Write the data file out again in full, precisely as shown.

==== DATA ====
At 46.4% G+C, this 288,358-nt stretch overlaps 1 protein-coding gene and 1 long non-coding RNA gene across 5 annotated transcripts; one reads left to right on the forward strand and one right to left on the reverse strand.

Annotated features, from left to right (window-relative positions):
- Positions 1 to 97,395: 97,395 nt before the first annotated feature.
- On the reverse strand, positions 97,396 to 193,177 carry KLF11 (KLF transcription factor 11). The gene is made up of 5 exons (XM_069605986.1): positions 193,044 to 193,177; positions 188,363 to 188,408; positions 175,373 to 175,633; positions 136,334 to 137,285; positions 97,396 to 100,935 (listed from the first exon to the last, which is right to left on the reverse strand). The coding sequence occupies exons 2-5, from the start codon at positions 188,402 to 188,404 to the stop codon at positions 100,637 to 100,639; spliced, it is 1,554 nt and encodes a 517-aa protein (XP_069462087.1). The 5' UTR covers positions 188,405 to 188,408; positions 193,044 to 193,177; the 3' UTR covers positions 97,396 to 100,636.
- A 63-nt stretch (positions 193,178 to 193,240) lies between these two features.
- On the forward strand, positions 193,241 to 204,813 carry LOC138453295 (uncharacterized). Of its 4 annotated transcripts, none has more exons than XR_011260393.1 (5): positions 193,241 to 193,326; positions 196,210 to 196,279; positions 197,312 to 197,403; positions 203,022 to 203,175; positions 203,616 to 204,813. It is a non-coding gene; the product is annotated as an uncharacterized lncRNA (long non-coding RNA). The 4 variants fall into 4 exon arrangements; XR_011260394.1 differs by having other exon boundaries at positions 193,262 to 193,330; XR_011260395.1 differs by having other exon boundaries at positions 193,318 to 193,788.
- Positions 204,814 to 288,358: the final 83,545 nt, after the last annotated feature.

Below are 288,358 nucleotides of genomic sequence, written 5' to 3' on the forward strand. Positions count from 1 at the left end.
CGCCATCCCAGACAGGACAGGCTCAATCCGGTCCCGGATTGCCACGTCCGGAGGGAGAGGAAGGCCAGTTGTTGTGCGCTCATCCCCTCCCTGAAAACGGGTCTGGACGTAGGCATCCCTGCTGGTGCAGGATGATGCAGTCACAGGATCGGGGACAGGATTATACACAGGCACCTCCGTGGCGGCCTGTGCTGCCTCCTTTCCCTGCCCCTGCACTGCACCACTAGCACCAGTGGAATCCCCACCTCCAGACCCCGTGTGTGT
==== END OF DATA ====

At 46.4% G+C, this 288,358-nt stretch overlaps 1 protein-coding gene and 1 long non-coding RNA gene across 5 annotated transcripts; one reads left to right on the forward strand and one right to left on the reverse strand.

Annotated features, from left to right (window-relative positions):
- Positions 1 to 97,395: 97,395 nt before the first annotated feature.
- On the reverse strand, positions 97,396 to 193,177 carry KLF11 (KLF transcription factor 11). The gene is made up of 5 exons (XM_069605986.1): positions 193,044 to 193,177; positions 188,363 to 188,408; positions 175,373 to 175,633; positions 136,334 to 137,285; positions 97,396 to 100,935 (listed from the first exon to the last, which is right to left on the reverse strand). The coding sequence occupies exons 2-5, from the start codon at positions 188,402 to 188,404 to the stop codon at positions 100,637 to 100,639; spliced, it is 1,554 nt and encodes a 517-aa protein (XP_069462087.1). The 5' UTR covers positions 188,405 to 188,408; positions 193,044 to 193,177; the 3' UTR covers positions 97,396 to 100,636.
- A 63-nt stretch (positions 193,178 to 193,240) lies between these two features.
- On the forward strand, positions 193,241 to 204,813 carry LOC138453295 (uncharacterized). Of its 4 annotated transcripts, none has more exons than XR_011260393.1 (5): positions 193,241 to 193,326; positions 196,210 to 196,279; positions 197,312 to 197,403; positions 203,022 to 203,175; positions 203,616 to 204,813. It is a non-coding gene; the product is annotated as an uncharacterized lncRNA (long non-coding RNA). The 4 variants fall into 4 exon arrangements; XR_011260394.1 differs by having other exon boundaries at positions 193,262 to 193,330; XR_011260395.1 differs by having other exon boundaries at positions 193,318 to 193,788.
- Positions 204,814 to 288,358: the final 83,545 nt, after the last annotated feature.

Below are 288,358 nucleotides of genomic sequence, written 5' to 3' on the forward strand. Positions count from 1 at the left end.
CGCCATCCCAGACAGGACAGGCTCAATCCGGTCCCGGATTGCCACGTCCGGAGGGAGAGGAAGGCCAGTTGTTGTGCGCTCATCCCCTCCCTGAAAACGGGTCTGGACGTAGGCATCCCTGCTGGTGCAGGATGATGCAGTCACAGGATCGGGGACAGGATTATACACAGGCACCTCCGTGGCGGCCTGTGCTGCCTCCTTTCCCTGCCCCTGCACTGCACCACTAGCACCAGTGGAATCCCCACCTCCAGACCCCGTGTGTGT